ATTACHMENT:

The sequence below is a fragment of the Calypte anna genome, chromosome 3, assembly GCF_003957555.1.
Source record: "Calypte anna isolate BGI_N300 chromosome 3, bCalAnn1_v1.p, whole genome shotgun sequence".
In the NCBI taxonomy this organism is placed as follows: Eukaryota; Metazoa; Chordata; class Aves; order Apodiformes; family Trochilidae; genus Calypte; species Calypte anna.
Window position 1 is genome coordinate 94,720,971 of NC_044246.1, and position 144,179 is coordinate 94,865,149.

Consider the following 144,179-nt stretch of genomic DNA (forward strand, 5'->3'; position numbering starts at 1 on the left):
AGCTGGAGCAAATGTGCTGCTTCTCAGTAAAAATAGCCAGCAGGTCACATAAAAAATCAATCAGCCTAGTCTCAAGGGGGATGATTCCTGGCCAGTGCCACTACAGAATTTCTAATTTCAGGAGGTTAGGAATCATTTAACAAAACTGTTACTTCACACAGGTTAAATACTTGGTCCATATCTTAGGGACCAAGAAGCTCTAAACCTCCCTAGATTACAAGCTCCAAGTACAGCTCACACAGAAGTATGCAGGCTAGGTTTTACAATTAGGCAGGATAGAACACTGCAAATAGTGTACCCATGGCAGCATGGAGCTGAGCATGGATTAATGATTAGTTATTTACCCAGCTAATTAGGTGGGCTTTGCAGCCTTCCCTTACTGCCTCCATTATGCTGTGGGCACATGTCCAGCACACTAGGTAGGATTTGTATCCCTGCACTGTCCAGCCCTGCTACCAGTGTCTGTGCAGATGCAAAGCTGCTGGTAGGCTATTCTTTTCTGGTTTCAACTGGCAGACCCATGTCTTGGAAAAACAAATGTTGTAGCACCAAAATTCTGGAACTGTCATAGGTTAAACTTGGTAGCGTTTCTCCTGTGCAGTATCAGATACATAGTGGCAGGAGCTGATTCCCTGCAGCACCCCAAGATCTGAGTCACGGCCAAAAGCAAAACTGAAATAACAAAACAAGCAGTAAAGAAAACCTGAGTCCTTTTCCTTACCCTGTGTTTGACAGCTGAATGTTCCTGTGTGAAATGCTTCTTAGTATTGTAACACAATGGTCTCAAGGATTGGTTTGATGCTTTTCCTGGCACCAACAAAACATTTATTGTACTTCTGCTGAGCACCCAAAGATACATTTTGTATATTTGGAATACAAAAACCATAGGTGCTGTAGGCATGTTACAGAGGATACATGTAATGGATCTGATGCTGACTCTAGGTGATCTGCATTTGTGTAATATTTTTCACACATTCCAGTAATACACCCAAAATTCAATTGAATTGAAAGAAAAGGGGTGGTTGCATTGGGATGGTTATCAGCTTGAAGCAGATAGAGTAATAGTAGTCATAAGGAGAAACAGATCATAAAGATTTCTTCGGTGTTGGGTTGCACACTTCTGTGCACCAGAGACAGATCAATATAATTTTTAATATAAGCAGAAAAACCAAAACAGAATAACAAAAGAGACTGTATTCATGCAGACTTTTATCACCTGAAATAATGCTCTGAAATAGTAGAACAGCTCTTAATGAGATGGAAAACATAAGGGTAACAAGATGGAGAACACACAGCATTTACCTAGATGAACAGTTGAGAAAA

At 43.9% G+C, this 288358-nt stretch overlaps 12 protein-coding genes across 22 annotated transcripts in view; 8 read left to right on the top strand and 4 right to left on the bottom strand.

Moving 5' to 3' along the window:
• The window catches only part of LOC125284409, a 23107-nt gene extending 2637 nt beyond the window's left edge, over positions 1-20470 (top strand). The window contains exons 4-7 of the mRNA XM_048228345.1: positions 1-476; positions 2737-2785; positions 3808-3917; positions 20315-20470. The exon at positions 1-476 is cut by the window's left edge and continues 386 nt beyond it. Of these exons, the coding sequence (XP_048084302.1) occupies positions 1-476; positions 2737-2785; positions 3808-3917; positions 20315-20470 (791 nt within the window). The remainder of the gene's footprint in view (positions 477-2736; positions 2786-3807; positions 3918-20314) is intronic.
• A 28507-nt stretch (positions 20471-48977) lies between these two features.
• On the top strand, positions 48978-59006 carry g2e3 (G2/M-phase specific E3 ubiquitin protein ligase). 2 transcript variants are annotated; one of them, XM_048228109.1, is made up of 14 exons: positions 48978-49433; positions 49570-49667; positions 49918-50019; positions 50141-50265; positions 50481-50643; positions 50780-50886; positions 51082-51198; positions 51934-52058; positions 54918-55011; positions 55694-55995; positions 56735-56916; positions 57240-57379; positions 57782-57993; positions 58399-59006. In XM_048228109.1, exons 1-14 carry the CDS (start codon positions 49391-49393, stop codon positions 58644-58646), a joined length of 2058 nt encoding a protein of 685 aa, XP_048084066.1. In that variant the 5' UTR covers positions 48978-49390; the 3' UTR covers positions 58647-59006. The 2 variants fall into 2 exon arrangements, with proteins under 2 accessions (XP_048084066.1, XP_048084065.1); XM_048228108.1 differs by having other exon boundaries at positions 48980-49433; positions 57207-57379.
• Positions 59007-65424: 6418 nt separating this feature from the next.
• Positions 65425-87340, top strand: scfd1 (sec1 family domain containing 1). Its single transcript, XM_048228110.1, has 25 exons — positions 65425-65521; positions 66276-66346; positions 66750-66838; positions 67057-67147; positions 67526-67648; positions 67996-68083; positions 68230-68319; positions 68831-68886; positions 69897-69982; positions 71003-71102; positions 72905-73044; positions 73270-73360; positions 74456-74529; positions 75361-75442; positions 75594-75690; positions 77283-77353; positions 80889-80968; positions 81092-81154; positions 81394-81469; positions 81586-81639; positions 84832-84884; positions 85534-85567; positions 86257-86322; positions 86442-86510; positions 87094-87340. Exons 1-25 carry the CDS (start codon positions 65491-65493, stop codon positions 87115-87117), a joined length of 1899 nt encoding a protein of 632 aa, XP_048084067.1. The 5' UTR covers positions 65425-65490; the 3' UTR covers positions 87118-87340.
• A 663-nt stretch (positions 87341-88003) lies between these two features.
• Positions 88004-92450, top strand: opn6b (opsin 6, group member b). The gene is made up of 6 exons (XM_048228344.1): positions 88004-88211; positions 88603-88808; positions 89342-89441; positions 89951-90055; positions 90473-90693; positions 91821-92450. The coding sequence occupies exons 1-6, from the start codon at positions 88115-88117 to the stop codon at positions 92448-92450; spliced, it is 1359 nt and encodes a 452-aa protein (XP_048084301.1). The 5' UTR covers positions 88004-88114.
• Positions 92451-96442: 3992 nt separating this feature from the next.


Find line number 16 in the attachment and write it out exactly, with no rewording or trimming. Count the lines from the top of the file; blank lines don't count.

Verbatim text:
• Positions 92451-96442: 3992 nt separating this feature from the next.